Come, O come with sacred lays

Full Text

1 Come, O come, our voices raise,
sounding God Almighty's praise;
hither bring in one consent
heart, and voice, and instrument.
Alleluia!

2 Sound the trumpet, touch the lute,
let no tongue nor string be mute,
nor a voiceless creature found,
that hath neither note nor sound.
Alleluia!

3 Come ye all before his face,
in this chorus take your place;
and amid the mortal throng,
be you masters of the song.
Alleluia!

4 Let, in praise of God, the sound
run a never-ending round,
that our songs of praise may be
everlasting, as is he.
Alleluia!

5 So this huge wide orb we see
shall one choir, one temple be;
where in such a praiseful tone
we will sing what he hath done.
Alleluia!

6 Thus our song shall overclimb
all the bounds of space and time;
come, then, come, our voices raise,
sounding God Almighty's praise.
Alleluia!

Source: Hymnal 1982: according to the use of the Episcopal Church #430

Author: George Wither

Wither, George, or Wyther—spelled in both ways by himself, the first usually, the second occasionally, e.g. in Prince Henrie's Obsequies (1612), and erroneously Withers, was born on June 11th, 1588, at Bentworth, near Alton, Hampshire. He was the only son of George Wither, of Bentworth. His early education was at the Grammar School of Colemore or Colemere, under its celebrated master; John Greaves. After thorough training and discipline here he was entered in 1604 at Magdalen College, Oxford. His tutor was John Warner, subsequently D.D. and Bishop of Rochester. He had only been three years at the University when malicious and ignorant persons persuaded his father that more learning was not required. And so, as he modestly tells us in his… Go to person page >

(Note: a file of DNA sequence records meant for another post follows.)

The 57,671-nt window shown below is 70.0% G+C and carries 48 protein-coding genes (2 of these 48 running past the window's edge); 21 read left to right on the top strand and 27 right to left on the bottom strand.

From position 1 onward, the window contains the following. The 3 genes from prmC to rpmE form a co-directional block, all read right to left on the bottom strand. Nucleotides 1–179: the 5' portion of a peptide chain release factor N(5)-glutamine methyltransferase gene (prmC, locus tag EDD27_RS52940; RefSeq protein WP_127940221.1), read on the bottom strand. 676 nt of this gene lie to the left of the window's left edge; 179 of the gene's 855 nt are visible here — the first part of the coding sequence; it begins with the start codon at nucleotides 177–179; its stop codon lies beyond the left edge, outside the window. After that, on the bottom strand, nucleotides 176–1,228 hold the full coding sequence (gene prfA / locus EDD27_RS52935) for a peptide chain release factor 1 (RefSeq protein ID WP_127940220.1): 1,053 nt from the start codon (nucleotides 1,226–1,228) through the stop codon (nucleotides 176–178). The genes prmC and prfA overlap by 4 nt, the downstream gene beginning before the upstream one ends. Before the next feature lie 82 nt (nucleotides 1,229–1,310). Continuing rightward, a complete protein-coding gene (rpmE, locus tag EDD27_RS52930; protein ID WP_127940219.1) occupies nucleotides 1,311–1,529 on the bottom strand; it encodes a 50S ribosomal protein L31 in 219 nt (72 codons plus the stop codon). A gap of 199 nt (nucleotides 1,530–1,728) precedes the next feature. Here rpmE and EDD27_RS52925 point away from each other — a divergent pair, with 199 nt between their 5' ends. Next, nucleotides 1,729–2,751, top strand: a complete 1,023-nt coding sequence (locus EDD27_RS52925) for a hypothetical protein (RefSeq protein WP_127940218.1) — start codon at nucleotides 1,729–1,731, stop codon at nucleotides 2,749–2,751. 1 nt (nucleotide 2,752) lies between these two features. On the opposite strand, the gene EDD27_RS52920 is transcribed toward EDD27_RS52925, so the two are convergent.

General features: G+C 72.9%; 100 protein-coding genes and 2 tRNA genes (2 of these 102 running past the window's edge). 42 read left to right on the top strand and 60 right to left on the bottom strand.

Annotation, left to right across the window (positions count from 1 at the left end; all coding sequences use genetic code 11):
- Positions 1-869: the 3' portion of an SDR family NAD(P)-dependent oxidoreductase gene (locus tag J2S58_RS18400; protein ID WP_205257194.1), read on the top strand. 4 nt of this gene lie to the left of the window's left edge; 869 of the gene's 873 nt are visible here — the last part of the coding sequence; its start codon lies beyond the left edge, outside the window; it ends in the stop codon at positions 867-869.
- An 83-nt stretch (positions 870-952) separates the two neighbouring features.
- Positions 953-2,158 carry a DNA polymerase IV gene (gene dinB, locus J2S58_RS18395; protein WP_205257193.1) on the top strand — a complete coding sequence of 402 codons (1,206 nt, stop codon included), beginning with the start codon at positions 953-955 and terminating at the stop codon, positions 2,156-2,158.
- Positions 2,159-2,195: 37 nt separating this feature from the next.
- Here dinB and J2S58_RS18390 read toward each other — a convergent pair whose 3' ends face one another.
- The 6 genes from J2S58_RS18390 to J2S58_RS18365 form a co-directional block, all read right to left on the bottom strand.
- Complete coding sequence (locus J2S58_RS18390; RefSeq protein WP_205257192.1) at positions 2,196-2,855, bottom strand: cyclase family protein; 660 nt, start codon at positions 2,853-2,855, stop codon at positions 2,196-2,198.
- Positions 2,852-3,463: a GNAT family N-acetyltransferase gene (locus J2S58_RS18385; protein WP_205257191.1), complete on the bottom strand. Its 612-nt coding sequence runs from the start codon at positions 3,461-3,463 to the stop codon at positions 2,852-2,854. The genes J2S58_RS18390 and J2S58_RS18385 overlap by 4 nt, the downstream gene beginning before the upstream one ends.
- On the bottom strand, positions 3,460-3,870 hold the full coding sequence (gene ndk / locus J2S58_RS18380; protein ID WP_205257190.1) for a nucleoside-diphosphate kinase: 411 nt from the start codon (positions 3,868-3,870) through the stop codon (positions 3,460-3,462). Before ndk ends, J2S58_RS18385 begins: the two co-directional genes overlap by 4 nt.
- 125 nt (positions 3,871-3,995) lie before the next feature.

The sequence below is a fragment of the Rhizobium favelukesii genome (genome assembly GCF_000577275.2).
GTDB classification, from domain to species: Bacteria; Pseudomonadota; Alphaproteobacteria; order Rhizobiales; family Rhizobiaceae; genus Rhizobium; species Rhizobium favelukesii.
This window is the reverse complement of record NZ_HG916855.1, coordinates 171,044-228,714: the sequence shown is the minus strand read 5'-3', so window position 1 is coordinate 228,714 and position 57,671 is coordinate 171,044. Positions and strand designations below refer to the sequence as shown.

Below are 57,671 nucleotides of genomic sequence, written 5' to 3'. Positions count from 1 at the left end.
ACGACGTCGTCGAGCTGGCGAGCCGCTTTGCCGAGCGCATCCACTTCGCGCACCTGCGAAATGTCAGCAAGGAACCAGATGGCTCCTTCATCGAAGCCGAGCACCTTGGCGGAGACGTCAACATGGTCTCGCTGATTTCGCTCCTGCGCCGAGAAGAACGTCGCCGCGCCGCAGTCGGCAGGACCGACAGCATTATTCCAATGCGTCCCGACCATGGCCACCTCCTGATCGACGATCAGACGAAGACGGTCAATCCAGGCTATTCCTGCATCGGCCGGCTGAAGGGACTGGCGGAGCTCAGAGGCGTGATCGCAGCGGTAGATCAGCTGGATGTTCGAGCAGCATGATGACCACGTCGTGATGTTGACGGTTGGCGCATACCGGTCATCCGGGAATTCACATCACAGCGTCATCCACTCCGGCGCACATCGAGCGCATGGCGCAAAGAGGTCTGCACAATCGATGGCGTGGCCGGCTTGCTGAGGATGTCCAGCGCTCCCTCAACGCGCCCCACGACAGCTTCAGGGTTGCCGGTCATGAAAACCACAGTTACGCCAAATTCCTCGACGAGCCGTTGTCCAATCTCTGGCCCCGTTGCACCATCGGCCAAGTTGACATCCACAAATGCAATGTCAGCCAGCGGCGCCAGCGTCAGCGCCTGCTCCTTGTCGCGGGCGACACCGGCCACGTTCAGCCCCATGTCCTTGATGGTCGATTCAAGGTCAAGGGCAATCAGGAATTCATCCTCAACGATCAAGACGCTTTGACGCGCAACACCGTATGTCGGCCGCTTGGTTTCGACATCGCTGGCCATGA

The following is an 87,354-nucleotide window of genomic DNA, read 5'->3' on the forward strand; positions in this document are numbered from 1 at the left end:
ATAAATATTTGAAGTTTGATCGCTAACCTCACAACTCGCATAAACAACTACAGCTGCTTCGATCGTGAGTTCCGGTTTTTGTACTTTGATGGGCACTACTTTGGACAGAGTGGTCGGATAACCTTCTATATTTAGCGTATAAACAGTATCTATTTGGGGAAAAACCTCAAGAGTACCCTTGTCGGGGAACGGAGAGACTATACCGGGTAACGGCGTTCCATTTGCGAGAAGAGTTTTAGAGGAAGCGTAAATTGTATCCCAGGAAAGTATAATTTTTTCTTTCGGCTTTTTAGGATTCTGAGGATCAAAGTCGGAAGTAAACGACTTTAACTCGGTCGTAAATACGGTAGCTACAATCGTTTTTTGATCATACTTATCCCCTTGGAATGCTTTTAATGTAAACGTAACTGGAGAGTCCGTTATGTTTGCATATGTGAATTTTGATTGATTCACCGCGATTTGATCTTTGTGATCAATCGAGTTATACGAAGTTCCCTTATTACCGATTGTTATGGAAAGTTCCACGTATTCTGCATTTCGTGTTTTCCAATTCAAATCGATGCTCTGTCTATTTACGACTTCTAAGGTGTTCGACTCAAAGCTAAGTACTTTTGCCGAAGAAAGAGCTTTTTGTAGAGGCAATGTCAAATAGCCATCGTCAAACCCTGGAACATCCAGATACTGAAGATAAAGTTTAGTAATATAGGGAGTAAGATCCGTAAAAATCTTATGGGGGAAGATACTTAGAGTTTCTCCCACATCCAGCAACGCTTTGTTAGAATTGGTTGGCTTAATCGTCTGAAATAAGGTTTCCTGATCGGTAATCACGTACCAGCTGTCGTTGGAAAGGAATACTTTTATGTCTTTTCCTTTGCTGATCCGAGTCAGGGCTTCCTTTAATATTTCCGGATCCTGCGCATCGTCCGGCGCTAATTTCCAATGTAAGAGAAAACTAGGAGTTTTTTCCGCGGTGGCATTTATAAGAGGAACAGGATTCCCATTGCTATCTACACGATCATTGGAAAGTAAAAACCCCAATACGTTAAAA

Text Information

First Line: Come, O come with sacred lays
Author: George Wither
Meter: 7.7.7.7 with alleluia
Language: English

Notes

Come, 0 come with sacred [pious] lays. G. Wither. [Ps. cxlviii.] From his version of Ps. 148 in his Haleluiah, 1641, Bk. i., No. 1. It is in the Society for Promoting Christian Knowledge Hymns, 1852, and other collections.

--John Julian, Dictionary of Hymnology, Appendix, Part II (1907)

Tune

SONNE DER GERECHTIGKEIT

SONNE DER GERECHTIGKEIT was originally the tune to a fifteenth-century folk song, "Der reich Mann war geritten aus," and it was adopted by the Bohemian Brethren for 1566 hymnal, Kirchengeseng. The tune is thus a contrafactum, changed from the folk/court use to church use. The title is the German inc…

Go to tune page >


TE DEUM LAUDAMUS


SALZBURG (Hintze)

The tune SALZBURG, named after the Austrian city made famous by Wolfgang Amadeus Mozart, was first published anonymously in the nineteenth edition of Praxis Pietatis Melica (1678); in that hymnbook's twenty-fourth edition (1690) the tune was attributed to Jakob Hintze (b. Bernau, Germany, 1622; d. B…

Go to tune page >


Timeline

Instances

Instances (1 - 4 of 4)Text InfoTune InfoTextScoreFlexScoreAudioPage Scan
A New Hymnal for Colleges and Schools #4
Hymnal 1982: according to the use of the Episcopal Church #430Text
Small Church Music #3646Audio
Small Church Music #6222Audio
Include 17 pre-1979 instances



Advertisements